Bone grafting is necessary to repair fractured and damaged bones and joints after an injury. Bone grafting is also done to repair multiple or complex fractures that didn’t respond well to the initial treatment. For bone graft surgery, surgeons rely on two main types of bone grafts — allograft and autograft.
This type of bone graft is derived from the bones of a deceased donor or a cadaver. Allografts are largely used to repair fractured and damaged bones of the knees, hips, and the arms and legs (long bone reconstruction). There are 38,600 surgeons working in the U.S. as established by the U.S. Bureau of Labor Statistics, and most of them prefer to use allografts for bone graft surgeries.
On the other hand, autografts are extracted from the bones inside a patient’s body. These bones include the ribs, hips, wrist, or the pelvis. Mostly, autografts are largely used to repair minor bone fractures and damages that don’t require much bone graft to heal. This is because there’s a limit to how much bone graft you can extract from a patient.
For starters, using an allograft will reduce your patient’s pain, as it is minimally invasive, and doesn’t require additional surgery as it is the case with autografts. Surgeons only make an incision for bone graft delivery — there is no need for an extra incision for bone graft harvesting. With today’s bone grafting technology, there are modern devices for graft delivery that make graft surgery much more painless for patients. They include the Graftgun® that helps you dispense the bone graft much more accurately, with minimal disturbance to the surgical site. Therefore, when you choose to use an allograft and go on and use a graft delivery system (GDS®), your patient will have a fast recovery time as there are fewer wounds to heal.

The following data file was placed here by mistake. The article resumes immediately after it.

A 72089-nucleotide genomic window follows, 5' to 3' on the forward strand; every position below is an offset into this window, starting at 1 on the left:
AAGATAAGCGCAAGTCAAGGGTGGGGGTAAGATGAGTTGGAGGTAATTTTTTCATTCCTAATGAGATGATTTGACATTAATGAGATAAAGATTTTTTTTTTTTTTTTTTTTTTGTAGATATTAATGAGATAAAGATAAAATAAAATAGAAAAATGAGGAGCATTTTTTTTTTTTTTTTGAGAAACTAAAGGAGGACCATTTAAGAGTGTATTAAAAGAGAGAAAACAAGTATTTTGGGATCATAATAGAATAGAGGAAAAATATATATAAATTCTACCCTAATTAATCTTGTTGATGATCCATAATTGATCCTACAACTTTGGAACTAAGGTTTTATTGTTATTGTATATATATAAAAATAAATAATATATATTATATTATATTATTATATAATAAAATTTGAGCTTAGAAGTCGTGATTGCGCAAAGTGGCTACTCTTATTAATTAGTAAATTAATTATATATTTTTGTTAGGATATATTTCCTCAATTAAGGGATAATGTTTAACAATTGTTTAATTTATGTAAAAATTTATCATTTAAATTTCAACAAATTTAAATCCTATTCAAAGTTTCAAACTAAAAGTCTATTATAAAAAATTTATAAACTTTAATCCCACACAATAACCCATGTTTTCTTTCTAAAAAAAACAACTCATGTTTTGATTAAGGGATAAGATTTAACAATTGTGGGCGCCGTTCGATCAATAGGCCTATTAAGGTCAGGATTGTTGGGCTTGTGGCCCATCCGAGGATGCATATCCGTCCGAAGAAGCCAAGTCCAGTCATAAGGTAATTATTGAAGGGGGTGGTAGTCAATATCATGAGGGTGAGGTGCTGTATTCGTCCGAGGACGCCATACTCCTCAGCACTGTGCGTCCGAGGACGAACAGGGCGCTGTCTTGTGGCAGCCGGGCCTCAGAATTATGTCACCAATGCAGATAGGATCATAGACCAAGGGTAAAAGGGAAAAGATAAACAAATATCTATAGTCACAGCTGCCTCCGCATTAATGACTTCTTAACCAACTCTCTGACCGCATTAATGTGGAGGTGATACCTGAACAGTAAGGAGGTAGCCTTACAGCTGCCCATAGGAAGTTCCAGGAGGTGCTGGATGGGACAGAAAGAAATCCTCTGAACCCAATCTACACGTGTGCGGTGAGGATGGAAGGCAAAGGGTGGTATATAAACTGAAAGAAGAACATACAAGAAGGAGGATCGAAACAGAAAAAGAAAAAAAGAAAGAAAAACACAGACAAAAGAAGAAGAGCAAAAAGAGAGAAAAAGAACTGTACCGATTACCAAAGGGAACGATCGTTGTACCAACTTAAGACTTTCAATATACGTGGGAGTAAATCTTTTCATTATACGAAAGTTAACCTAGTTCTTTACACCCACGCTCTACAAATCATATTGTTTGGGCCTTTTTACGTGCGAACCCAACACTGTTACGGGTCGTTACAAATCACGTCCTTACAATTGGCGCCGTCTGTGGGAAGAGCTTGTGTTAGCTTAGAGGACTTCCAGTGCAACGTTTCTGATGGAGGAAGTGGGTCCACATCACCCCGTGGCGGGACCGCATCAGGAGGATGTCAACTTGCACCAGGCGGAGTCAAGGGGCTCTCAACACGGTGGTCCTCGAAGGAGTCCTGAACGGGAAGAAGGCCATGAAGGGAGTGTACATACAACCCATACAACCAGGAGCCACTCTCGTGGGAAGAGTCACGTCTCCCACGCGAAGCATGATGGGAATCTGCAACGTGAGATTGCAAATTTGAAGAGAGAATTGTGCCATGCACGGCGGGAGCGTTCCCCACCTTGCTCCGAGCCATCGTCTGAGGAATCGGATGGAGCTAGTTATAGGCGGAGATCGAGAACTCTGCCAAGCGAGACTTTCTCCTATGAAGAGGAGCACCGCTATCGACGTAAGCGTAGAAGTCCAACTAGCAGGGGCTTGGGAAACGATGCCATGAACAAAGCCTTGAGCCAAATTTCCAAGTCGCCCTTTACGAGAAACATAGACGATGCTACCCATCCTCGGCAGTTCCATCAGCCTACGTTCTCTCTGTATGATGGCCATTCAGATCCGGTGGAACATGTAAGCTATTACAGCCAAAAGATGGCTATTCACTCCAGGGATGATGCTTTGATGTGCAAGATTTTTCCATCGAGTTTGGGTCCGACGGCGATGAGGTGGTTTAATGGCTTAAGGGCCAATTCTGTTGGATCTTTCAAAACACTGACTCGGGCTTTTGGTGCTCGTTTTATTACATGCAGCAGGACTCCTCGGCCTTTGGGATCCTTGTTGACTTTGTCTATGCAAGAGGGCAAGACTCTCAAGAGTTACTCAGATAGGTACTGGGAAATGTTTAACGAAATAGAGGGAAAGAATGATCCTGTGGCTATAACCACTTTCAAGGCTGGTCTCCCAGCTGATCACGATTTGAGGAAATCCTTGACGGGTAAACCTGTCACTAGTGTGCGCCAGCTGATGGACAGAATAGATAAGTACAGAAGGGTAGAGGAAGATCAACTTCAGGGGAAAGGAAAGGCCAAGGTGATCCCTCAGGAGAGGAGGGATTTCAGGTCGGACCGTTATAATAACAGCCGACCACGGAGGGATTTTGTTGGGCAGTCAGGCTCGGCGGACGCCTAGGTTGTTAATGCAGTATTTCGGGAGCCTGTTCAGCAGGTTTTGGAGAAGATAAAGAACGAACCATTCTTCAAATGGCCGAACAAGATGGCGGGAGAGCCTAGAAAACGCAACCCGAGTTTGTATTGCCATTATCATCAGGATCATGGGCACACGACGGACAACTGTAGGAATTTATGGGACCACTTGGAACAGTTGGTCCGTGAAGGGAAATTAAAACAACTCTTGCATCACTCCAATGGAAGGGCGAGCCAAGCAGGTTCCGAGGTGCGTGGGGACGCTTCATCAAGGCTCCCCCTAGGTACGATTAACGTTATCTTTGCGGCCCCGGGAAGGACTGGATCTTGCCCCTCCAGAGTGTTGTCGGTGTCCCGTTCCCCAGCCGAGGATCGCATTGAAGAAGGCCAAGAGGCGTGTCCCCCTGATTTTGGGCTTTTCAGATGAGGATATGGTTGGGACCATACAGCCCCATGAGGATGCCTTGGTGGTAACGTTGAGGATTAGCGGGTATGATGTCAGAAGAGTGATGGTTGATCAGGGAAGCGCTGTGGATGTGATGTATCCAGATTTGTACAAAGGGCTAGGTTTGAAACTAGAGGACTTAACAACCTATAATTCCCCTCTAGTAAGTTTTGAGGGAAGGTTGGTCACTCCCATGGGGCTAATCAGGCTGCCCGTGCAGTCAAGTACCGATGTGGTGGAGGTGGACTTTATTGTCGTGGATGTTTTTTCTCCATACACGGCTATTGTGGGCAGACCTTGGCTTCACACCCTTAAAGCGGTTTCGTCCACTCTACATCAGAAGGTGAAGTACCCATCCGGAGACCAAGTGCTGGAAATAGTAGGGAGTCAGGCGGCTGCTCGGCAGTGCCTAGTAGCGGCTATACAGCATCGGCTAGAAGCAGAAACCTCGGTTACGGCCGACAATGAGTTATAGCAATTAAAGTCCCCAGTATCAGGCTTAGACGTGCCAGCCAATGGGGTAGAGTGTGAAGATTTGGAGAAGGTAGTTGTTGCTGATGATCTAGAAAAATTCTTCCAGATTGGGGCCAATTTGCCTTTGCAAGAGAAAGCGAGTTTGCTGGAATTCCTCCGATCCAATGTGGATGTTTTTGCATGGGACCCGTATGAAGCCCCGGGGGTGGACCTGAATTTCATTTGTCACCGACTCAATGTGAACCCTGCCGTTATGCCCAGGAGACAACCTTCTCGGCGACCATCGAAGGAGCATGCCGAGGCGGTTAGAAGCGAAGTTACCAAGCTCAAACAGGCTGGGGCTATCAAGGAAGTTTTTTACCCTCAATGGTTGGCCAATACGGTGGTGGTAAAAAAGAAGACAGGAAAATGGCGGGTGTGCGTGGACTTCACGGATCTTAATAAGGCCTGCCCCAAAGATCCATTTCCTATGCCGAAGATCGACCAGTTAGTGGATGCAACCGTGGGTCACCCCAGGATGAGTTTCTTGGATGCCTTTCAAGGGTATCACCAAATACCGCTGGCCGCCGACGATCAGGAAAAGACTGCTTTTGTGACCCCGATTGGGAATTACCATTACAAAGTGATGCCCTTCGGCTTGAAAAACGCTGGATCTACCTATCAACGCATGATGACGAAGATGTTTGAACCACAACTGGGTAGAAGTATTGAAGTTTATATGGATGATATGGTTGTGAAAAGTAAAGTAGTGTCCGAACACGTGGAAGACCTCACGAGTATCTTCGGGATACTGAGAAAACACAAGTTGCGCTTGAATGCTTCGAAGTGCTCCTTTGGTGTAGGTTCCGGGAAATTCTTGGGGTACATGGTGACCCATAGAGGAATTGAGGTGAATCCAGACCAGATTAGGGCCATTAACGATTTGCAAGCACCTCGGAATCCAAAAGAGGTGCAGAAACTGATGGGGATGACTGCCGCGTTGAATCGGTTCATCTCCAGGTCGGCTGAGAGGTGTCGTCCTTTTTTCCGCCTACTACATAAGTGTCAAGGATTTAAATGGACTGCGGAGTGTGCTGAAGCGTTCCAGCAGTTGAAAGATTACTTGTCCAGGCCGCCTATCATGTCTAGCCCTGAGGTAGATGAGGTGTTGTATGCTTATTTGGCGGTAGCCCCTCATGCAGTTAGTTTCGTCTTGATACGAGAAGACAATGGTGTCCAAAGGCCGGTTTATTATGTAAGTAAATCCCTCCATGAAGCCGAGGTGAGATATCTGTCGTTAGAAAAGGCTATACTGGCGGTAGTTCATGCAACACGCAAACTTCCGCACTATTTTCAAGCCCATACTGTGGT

Secondly, allografts have a low risk of graft rejection because the transplanted bone has no living cells, which is the case with autografts. When a doctor uses an allograft for bone graft surgery, there is no need to match blood types between the donor and the patient, because allografts do not contain living bone marrow. This saves valuable time for you and your patient.
Lastly, using an allograft for bone graft surgery is less likely to have complications, since there is only one surgical site on the patient’s body. Managing multiple incisions is not as desirable, mostly because the extra surgical incisions will cause your patient more pain during recovery. Additionally, there’s a higher risk that something may go wrong during surgery when you have multiple surgical sites on a patient’s body.
As you already know, bone graft surgery calls for microscopic precision, especially when delivering the bone graft to a patient. Today, advancement in bone graft delivery systems has brought about graft delivery devices that are extremely handy. One of the top devices utilized by most surgeons is the Graftgun®. The advantages of the Graftgun® are plenty, and it’s why many surgeons have dropped the traditional funnel method of graft delivery, in its favor.
First, you can operate it with one hand, and you get a tactile feel when filling the allograft. Furthermore, the Graftgun® is well calibrated and allows you to deliver the exact amount of bone graft without disturbing the surgical site. Lastly, it helps you deliver the bone graft even in the complicated interbody cages that are difficult to fill and access.
Whether you decide to use an allograft or an autograft to repair your patient’s fractured and damaged bones, a good graft delivery device will come in handy. You should trust the reputable bone graft manufacturers to supply you with a quality device for bone graft delivery.